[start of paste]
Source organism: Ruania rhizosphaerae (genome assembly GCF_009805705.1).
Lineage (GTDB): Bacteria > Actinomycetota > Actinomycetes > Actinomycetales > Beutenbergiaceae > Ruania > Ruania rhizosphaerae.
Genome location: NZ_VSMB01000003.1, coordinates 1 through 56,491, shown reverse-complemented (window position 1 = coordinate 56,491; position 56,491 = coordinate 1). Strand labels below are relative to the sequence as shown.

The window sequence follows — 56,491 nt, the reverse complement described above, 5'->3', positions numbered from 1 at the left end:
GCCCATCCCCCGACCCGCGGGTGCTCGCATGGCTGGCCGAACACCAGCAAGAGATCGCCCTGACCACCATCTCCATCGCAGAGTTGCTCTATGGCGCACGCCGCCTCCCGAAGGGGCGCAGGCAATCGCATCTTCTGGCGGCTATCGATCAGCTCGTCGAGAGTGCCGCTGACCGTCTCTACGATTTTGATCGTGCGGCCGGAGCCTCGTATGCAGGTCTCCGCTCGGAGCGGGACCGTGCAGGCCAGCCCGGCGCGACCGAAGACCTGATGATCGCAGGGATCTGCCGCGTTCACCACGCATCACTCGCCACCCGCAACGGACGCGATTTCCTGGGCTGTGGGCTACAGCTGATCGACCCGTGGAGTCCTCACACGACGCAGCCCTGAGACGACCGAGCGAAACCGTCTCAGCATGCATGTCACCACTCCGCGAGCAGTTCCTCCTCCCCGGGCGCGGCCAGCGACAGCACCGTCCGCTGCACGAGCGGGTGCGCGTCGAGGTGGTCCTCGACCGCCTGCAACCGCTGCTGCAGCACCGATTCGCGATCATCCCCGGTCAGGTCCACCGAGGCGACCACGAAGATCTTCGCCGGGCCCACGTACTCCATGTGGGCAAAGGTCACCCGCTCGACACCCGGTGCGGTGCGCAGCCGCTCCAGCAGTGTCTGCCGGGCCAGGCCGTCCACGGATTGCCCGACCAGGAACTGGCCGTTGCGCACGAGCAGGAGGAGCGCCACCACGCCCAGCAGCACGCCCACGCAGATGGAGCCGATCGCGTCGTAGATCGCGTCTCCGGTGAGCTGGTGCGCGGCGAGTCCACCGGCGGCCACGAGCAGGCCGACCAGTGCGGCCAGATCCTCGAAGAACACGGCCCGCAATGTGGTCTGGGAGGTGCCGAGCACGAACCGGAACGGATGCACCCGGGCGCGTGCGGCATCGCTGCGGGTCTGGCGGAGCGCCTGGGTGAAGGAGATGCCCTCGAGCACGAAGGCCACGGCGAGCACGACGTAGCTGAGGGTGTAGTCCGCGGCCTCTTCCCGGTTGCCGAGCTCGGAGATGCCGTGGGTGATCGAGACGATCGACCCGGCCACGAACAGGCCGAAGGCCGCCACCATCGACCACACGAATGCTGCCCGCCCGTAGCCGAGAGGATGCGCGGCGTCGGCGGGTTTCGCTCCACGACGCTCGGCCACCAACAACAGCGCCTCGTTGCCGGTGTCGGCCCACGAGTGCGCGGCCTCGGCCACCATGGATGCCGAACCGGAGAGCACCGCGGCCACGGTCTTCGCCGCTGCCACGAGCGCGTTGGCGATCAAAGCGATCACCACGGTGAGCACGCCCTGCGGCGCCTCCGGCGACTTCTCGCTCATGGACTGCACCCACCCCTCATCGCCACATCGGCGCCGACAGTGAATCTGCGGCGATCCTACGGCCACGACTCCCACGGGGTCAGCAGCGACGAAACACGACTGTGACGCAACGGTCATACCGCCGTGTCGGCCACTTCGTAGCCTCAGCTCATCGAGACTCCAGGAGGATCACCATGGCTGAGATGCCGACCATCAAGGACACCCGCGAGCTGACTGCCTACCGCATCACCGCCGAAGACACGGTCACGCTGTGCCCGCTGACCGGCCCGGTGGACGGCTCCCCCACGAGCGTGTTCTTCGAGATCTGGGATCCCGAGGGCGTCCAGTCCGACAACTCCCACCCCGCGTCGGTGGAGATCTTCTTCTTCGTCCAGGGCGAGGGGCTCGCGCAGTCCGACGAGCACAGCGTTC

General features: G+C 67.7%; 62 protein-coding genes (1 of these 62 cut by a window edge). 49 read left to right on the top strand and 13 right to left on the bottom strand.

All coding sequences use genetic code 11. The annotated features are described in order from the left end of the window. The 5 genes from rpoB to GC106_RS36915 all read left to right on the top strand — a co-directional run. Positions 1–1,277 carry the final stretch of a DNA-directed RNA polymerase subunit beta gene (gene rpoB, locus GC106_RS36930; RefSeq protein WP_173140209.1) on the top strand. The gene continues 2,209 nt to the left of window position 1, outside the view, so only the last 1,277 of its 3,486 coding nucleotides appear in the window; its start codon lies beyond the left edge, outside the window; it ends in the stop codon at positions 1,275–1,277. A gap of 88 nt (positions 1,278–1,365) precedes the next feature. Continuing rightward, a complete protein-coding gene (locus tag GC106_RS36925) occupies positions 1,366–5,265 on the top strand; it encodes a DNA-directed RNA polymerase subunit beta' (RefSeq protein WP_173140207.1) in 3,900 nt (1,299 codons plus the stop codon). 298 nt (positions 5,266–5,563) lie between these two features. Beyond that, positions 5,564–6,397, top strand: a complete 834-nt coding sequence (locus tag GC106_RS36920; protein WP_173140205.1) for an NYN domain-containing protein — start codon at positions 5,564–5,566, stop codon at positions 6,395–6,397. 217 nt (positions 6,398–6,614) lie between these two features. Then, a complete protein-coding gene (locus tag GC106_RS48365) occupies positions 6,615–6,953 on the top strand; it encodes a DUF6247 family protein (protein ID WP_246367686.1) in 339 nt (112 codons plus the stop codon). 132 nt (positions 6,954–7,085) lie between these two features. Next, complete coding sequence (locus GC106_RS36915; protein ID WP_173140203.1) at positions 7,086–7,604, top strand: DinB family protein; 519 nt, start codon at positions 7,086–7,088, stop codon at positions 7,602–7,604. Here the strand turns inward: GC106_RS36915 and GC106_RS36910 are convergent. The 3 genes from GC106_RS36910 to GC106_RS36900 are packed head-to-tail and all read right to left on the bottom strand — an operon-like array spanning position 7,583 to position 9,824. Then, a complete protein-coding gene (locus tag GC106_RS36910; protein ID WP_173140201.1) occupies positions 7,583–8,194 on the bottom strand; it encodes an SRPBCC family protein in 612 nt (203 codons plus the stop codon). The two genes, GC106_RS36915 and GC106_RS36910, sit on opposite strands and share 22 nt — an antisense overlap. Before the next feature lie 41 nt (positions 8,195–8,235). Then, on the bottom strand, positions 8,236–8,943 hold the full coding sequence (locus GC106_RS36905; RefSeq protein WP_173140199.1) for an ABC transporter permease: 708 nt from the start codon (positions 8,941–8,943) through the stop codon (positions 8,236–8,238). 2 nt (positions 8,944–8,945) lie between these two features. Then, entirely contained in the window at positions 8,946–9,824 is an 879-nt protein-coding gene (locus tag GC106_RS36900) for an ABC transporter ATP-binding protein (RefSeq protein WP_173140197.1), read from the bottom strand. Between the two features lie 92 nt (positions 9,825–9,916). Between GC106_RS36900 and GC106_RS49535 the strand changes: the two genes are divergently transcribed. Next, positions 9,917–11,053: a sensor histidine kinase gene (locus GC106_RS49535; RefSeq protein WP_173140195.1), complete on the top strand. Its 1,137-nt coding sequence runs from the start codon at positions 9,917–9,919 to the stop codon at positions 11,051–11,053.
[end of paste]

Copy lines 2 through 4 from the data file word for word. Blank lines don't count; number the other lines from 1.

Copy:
Lineage (GTDB): Bacteria > Actinomycetota > Actinomycetes > Actinomycetales > Beutenbergiaceae > Ruania > Ruania rhizosphaerae.
Genome location: NZ_VSMB01000003.1, coordinates 1 through 56,491, shown reverse-complemented (window position 1 = coordinate 56,491; position 56,491 = coordinate 1). Strand labels below are relative to the sequence as shown.

The window sequence follows — 56,491 nt, the reverse complement described above, 5'->3', positions numbered from 1 at the left end: